The 6 Steps for Successful Media Buying 

Anel Hooper  |  February 5, 2024

Over 25 years ago, my journey in the advertising world began with my first job as an Ad Trafficker for a local TV station. I wrote weekly schedules for the station’s ad placements by hand. It wasn’t the most glamorous job, but I’m so grateful that it sowed the seed for my lifelong passion for media and advertising.

A lot has changed since then, both for myself and my industry. I switched from the vendor side to the client side (specifically the agency side), and the advent of digital advertising has transformed so much of what I do.

I still hold on to some “old school” elements of my earlier days in advertising (like writing some of my media buys by hand first).

In spite of the ever-changing nature of this industry, I love my work as a Media Planner/Media Buyer. That includes all I do to stay on top of all the industry news. Keeping up to date is not just my responsibility to our clients—it's also really exciting.

But to outsiders and newbies, the advertising world can be mysterious. I suspect that this is partially why I’m often asked, “What exactly do you do in your work?”

Fortunately, I love talking about media buying. So today, I’ll be writing about it.

What are the 6 steps of media buying?

Step 1: Target audience research

I always start by thoroughly analyzing my client’s target audience. I ask questions like:

  • What is the age of the people we are trying to reach?
  • What is their gender?
  • What other demographic and psychographic factors are relevant?

Then, I research the audience's media consumption habits. Sometimes, we find that the exact audience members we want to reach don’t consume certain media enough. For example, digital audiences are different than TV audiences, which are different than radio audiences, which are different than billboard audiences… the list goes on.

I work with the client to help them select the best mediums for their campaigns, which are sometimes not the mediums they initially had in mind.

Step 2: Vendor research

Next, it’s time to research vendors and pinpoint the best fit for the audience. For example, we may know we want to purchase radio ads, but there could be 50 stations within one community.

How do I choose which vendors to contact? I start by looking at ratings. Ratings indicate how many individuals consume a piece of content (in other words, listeners or viewers).

I look at the media outlet’s most recent ratings, but I don’t stop there. To get a fuller picture of the number of eyes and/or ears that our ad will reach, I examine their historical ratings. What were the ratings this time last year?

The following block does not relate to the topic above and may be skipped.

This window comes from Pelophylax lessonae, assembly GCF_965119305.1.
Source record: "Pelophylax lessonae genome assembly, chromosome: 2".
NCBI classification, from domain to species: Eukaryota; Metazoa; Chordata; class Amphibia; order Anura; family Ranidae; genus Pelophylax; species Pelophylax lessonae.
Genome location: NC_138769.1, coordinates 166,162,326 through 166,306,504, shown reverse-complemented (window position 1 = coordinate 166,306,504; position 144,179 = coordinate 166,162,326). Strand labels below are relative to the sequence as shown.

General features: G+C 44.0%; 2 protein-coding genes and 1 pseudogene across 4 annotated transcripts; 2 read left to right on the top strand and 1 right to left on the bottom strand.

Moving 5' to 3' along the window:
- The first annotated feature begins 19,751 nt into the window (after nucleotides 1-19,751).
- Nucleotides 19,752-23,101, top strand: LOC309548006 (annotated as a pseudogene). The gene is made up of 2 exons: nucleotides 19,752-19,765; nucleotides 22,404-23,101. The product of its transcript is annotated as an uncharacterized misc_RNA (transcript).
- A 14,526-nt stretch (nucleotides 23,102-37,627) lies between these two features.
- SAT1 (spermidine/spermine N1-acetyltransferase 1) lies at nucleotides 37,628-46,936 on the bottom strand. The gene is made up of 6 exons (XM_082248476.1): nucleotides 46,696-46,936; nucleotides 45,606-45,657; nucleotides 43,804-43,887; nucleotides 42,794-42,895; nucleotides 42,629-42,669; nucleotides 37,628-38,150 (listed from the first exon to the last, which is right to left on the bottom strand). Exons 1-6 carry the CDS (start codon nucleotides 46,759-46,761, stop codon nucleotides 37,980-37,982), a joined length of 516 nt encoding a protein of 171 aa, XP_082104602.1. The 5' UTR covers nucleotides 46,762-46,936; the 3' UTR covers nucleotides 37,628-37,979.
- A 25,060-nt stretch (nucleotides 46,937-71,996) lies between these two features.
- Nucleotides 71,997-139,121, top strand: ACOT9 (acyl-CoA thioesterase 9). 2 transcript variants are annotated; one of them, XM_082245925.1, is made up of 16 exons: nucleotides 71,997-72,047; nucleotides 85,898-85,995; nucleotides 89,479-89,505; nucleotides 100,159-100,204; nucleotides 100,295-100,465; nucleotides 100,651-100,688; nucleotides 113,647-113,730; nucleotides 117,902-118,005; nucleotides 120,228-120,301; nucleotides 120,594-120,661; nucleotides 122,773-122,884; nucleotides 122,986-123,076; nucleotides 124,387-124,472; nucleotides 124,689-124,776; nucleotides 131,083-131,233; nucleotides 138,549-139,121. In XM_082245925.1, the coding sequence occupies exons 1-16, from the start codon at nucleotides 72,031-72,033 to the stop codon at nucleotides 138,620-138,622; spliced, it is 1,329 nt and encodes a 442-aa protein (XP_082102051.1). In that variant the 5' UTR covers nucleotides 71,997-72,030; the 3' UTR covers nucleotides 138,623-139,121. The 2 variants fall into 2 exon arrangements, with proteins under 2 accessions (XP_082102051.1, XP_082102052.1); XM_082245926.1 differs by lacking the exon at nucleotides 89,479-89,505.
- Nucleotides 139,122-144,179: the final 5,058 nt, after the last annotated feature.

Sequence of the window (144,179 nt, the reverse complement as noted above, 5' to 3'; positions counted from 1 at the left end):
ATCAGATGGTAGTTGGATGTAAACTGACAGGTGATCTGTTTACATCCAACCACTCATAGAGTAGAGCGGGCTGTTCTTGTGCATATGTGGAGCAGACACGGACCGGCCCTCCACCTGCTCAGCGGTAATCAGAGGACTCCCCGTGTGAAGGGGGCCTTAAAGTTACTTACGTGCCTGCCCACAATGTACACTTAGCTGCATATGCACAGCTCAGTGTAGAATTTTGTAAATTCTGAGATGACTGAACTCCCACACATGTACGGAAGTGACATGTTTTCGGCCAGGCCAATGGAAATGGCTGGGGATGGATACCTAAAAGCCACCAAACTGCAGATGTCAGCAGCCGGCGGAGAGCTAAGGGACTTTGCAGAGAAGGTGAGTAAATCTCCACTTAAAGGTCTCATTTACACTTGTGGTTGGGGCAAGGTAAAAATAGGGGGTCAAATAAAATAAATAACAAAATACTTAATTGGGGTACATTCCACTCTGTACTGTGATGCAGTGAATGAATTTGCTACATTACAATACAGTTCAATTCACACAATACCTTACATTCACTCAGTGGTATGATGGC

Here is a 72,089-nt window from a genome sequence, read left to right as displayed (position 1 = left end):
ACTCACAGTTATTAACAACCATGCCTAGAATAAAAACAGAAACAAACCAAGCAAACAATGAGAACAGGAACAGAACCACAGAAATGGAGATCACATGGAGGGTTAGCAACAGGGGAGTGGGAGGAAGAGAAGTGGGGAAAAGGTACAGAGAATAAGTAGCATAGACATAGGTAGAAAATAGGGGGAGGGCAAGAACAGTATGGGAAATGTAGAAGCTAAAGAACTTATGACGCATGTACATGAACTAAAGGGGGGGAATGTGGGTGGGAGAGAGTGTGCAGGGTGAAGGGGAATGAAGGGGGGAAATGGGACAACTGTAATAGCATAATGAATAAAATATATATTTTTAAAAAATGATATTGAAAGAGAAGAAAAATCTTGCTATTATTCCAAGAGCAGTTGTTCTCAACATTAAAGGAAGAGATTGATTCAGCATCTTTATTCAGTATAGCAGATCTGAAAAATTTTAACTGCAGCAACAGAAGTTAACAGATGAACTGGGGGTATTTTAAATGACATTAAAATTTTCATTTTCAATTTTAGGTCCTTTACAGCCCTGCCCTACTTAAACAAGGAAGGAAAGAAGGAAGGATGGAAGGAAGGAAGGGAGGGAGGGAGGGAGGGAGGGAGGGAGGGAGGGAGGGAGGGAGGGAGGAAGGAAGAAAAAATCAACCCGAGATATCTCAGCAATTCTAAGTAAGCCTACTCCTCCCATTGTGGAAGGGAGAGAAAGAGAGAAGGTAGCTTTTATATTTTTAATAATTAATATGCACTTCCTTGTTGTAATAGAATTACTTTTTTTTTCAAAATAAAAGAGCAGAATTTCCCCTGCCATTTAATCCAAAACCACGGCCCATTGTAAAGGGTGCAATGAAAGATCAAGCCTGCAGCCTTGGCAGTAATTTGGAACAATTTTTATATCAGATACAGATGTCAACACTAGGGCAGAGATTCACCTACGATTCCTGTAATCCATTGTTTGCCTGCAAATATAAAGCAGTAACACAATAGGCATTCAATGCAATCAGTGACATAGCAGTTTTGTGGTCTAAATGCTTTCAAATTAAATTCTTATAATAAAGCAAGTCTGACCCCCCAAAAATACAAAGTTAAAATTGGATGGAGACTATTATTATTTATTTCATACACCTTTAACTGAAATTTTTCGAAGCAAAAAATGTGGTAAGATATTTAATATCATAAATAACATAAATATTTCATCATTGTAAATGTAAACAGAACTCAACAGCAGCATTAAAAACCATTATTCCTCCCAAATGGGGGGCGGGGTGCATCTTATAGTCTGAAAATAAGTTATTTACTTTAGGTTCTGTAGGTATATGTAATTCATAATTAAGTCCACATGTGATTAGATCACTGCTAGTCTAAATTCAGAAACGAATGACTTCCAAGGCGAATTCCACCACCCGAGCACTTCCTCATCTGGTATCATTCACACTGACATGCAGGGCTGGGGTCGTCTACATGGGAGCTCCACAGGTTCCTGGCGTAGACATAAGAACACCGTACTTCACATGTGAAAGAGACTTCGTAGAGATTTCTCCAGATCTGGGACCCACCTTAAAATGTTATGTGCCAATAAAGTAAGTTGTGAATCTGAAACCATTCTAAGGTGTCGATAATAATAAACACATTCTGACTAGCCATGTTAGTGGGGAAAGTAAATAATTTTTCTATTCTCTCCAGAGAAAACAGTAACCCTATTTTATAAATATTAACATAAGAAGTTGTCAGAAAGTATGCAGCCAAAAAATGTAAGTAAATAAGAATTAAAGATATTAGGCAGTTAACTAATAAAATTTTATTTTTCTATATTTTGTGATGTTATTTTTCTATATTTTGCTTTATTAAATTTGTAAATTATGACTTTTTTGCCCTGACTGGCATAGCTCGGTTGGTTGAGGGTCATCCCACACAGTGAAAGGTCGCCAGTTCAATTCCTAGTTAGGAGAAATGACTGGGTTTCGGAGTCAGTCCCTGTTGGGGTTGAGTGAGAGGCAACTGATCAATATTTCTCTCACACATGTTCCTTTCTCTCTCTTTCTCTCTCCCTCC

It’s also important to confirm that the target audience consumes this specific piece of media. A primetime TV show may have a large audience, but that audience may not encompass all of the people you need to reach. Or it could encompass the audience plus a ton of people you don't need.

When you pay for media, the sweet spot is to get as targeted as possible so that you don't waste media spend on people who are not within your target market. Many novice media buyers fall into the trap of buying popular programs but quickly running through their budget paying a premium and wasting their spend reaching markets they don't need. Part of my job is to ensure the cost our clients pay per thousand impressions (CPM) is well within reason.

Keep in mind, too, that audience preferences change over time. It's important to know exactly which execution will be the right fit for our audience in the current day. For example, media consumption has shifted greatly since the pandemic with even more people opting towards digital platforms for both entertainment and shopping. This has made digital media buying all the more important in my line of work.

Step 3: Contact vendors

When I contact vendors, I request a proposal made specifically for my client—not a generic media buy package. These more tailored options help ensure that my client receives the best return for their advertising spend possible.

For example, we may only buy news programming spots for a client, or only focus on Spanish-language radio programming. Any opportunities that fall outside of the client’s unique campaign goals are not worth pursuing.

At this step, I leverage my decades-long relationships with vendors, especially in the San Antonio area. These vendors know and trust me, and I know and trust them as well.

Sometimes, these relationships result in unexpected perks for my clients. For example, my contacts at magazines have come to me and said, “Hi Anel, we have a last-minute extra page to fill. We’ll feature your client at no charge.”